I am dedicating this tribute to fallen a grand dame.

For more than a century,  this stunning three-story bahay-na bato has stood at the corner of Madrid and Peñarubbia streets in the heart of Manila’s San Nicolas district.  Easily the grandest example colonial domestic architecture this side of Chinatown, this mansion eclipsed most of the period homes in terms of artistry, details and size.

It was a house that awed me as little boy growing up in Binondo,  its architectural merits carrying me through as I moved out of Chinatown,  learning to appreciate and love the very unique  qualities of our very own bahay-na-bato.


A few Saturdays ago (May 09 to be exact),  I was doing an impromptuu walking tour of  San Nicolas’ old houses  with a restoration architect and his friend when I saw this:

Madrid 2

Sigh. The old lady has finally bitten the dust.  It feels sad.  Really sad.

This was, after all, a no ordinary house.  According to Eliza Agabin, a researcher from the UST Cultural Heritage  Studies program, this house ” was built in 1890 by a certain Don Lorenzo del Rosario.  From 1914 to 1919, the house was leased out to Instituto de Manila to hold elementary and high school classes. It was a school until 1919 when the Instituto moved to its own building at Sampaloc and expand to become The University of Manila. Around after the second World War, the house was leased to various tenants. “


Read on and mourn what we just lost.

The Casa Vizantina, made primarily of local hardwood, is aesthetically significant for being representative of the prevailing late 19th century Floral style bahay na bato in Binondo. The characteristics are evident in the delicate embellishments on the facade, including neo-Byzantine elements like slender colonettes and round wooden arches. The facade is significant for its use of quality Philippine hardwood and the workmanship involved in its creation. The facade and the house, forms part of an aesthetically and architecturally important street scape in San Nicolas, Binondo.

This part is even sadder when you realize what people had just taken apart.

“The house is one of the surviving three-story structures from the 19th century that was once common in areas like Binondo that still retains most of its original fabric.”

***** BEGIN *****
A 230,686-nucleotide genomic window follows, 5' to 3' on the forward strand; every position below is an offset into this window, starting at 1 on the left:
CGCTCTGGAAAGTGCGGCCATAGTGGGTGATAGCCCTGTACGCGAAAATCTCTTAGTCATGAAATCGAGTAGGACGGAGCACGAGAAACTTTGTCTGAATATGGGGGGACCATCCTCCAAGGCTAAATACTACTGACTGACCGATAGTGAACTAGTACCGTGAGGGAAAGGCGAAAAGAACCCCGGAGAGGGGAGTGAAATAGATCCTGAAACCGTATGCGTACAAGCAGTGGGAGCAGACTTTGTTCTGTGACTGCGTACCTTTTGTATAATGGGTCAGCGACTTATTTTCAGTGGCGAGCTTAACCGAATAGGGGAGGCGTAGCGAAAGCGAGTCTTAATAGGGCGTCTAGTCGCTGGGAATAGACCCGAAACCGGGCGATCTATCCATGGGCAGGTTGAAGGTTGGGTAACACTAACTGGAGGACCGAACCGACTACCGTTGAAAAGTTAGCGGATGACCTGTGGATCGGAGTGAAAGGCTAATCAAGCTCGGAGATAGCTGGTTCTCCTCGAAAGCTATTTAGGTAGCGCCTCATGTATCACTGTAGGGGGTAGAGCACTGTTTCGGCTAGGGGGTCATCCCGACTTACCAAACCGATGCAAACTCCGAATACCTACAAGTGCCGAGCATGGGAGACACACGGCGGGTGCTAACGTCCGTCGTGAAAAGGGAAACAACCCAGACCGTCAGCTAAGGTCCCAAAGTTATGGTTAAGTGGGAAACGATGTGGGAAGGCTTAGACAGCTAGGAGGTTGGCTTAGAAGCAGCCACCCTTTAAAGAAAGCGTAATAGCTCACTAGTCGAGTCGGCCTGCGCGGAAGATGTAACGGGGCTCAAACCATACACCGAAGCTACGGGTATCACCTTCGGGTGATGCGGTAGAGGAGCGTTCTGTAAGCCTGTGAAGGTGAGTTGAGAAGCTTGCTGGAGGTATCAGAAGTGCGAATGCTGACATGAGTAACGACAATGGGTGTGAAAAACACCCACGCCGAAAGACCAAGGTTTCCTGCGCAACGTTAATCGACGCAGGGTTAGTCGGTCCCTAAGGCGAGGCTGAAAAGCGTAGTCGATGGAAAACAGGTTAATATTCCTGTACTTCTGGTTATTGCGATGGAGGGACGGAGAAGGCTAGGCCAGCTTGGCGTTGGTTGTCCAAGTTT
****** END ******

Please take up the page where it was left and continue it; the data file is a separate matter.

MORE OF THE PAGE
I can attest to this  stylistic rarity  as I’ve only seen two examples of this in my lifetime (in Chinatown) this and another one which  is now just a mere facade.

There is little ray of hope though.

My sources tell me that the house is being rebuilt in the controversial colonial homes theme park of Mr. Jerry Acuzar in Morong Bataan, something that my fellow namesake and heritage activist Ivan Henares takes a very, very strong stand against of.

I,  for one, am seeing a small light in this particular issue  , the structure itself hasnt been very well maintained in the last few decades. I once took a friend who literally picked up a wooden carved detail which fell off the house. It was a huge squatters camp with electrical wiring dangling dangerously near the wooden panels. A fire could have devoured the house in a couple of hours- easy.

Rather than have it fall into that worse fate, this is probably is the most doable current option to save it.  Not unless somebody is willing to put millions into it.

Still, it is with a heavy a heart that I document this unceremonious uprooting of  a physical link with Manila’s past.

I can only only hope (and pray!) that its architectural integrity is done right when it is resurrected in Morong.  We owe it in honor of the artistic legacy of our ancestral builders.


In 2005, I made a mini photo documentary of the houses in San Nicolas/Binondo-perhaps the biggest concentration of 19th century period homes in the city.  Let me again walk you through and see how architecturally rich this part of my city is.

Thanks to Out of Town Blog ,my fellow guide Carlos Celdran and Katrina Holigores for the photos. Thanks too to  Eliza Agabin for the info.